We have been playing around for a while now, looking for the “best” way to rapidly identify isolates from positive blood cultures.
First of all we had a look at FISH (Fluorescent In-Situ Hybridisation). This was accurate, and pretty quick, but for the volumes of positive blood cultures that we process, even in a fairly big lab, it was somewhat on the expensive side.
We then had a look at MALDI-ToF based “centrifugation” methods. We dabbled with the Bruker sepsityper, or at least “home brew” versions thereof… This was quickish, but quite labour intensive, and to be honest a bit tedious. Nevertheless pick-up rates were good, particularly for Gram negative organisms.
However now that we have the Kiestra TLA in place, I think we are going to settle for the “Hot Chocolate” method. This involves inoculating an aliquot from a positive blood culture on to a pre-warmed chocolate agar, incubating for a pre-programmed 6 hours on the Kiestra system, and then performing an immediate MALDI-ToF on the plate colonies.
OK, so it is not quite as quick as FISH or Sepsityper, but it is cost-effective, does not require a lot of manual input, and it is a service that we can provide 24 hours a day.
Realistic solutions always involve some degree of compromise…
The excitement levels have been cranking up in our lab with the recent installation of the Kiestra Total Lab Automation system. Although we are not yet putting “live” samples through it I have been very impressed with what I have seen so far. It has exceeded my expectations and it clearly offers huge potential in terms of quality and efficiency improvements.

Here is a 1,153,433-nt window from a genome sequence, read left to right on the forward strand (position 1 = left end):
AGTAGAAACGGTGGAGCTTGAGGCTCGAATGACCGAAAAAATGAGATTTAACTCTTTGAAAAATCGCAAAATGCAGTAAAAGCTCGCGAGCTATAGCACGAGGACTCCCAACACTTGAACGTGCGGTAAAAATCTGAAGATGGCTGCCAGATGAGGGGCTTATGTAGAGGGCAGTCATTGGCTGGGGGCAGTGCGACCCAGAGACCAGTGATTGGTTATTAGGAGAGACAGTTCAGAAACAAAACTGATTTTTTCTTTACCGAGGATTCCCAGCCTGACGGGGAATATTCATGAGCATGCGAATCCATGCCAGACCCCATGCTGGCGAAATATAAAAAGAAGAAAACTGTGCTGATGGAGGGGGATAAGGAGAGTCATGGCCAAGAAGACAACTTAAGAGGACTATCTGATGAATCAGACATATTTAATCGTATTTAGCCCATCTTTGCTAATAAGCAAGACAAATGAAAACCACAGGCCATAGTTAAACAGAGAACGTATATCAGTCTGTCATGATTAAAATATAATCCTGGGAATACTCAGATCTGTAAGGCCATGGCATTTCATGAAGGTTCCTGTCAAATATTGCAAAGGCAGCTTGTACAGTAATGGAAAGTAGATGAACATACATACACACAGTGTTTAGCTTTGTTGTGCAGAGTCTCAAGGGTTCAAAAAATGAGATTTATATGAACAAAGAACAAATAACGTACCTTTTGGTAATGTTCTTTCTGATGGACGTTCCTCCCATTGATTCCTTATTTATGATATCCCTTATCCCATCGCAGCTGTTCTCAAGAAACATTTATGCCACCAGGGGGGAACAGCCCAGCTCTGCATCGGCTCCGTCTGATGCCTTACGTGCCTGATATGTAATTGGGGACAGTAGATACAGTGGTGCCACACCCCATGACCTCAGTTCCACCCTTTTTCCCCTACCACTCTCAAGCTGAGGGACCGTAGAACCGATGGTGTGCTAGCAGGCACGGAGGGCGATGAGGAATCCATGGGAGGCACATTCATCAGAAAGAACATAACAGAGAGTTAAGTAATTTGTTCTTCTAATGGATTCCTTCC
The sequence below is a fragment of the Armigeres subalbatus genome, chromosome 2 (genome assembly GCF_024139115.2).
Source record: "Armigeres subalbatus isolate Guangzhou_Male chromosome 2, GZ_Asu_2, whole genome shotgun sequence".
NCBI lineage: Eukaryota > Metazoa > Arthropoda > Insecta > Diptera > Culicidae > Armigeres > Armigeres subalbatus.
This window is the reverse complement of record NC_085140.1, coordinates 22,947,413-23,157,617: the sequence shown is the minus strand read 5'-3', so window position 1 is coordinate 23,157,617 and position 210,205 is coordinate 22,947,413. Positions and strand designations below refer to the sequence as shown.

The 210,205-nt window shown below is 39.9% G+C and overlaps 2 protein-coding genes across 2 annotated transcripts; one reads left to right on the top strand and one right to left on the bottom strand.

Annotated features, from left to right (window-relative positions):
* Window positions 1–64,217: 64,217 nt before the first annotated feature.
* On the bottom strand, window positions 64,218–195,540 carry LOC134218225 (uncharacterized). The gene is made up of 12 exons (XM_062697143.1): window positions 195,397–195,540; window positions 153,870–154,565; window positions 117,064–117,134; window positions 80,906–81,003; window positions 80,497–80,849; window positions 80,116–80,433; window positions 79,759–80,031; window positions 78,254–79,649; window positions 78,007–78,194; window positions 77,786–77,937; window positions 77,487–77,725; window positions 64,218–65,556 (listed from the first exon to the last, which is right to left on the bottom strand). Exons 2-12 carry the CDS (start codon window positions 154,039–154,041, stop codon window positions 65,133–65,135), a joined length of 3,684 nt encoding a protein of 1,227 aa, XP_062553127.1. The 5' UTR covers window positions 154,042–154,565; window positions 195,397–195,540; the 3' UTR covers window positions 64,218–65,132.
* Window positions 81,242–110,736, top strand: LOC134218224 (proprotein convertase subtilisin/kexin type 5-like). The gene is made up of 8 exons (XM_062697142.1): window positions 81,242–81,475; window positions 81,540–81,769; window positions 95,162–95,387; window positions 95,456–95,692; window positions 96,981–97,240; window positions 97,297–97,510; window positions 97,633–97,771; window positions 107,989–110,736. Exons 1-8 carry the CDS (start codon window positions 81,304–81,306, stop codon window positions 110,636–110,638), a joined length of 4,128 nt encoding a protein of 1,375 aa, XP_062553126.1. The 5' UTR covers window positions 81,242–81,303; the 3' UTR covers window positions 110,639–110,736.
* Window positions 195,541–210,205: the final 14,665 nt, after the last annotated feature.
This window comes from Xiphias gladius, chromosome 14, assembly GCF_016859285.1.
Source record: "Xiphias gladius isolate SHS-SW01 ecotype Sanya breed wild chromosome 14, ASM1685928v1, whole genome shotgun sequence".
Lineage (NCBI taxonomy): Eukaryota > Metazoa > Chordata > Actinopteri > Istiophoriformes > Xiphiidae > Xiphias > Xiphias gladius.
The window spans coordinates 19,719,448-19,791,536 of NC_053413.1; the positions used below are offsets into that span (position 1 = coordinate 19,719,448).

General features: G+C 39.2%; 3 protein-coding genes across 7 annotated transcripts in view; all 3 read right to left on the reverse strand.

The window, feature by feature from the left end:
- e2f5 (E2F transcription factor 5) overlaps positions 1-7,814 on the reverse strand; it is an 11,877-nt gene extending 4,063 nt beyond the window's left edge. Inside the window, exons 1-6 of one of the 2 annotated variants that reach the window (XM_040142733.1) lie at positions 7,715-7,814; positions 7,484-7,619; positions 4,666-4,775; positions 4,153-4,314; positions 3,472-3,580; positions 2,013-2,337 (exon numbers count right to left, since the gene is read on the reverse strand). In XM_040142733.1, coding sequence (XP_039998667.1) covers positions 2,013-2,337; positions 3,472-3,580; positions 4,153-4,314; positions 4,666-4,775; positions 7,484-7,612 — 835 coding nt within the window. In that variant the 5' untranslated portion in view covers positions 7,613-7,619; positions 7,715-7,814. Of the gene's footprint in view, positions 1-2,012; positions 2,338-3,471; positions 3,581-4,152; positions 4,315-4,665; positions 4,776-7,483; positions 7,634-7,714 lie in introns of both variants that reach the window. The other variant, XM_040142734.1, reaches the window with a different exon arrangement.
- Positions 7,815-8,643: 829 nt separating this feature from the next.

And I am not just saying that. If it was terrible I would say so….
I have just finished my initial basic training on the system and there are a few take home messages I have picked up from the course.
- It is a sophisticated product already, but there is clearly more to come…. See this article
- The more you know about the system and how it works, the more you will be able to configure it to maximise efficiency. Even though as a clinical microbiologist I won’t have too much day to day hands on involvement with the system, I fully intend to know it “inside out”
- The better you maintain and look after it, the better it will perform, and the less likely it is to break down.
Sure it is nice to be the first microbiology lab in New Zealand to have such a system in place, but I am aware of the fact that such systems will be commonplace throughout the country in a few years time.
I feel that if as a microbiologist, you are not excited by such a system and the potential it provides, you are probably in the wrong profession.
If you have any specific questions on installing a Kiestra, just let me know and I will try and answer.
More to come on this topic!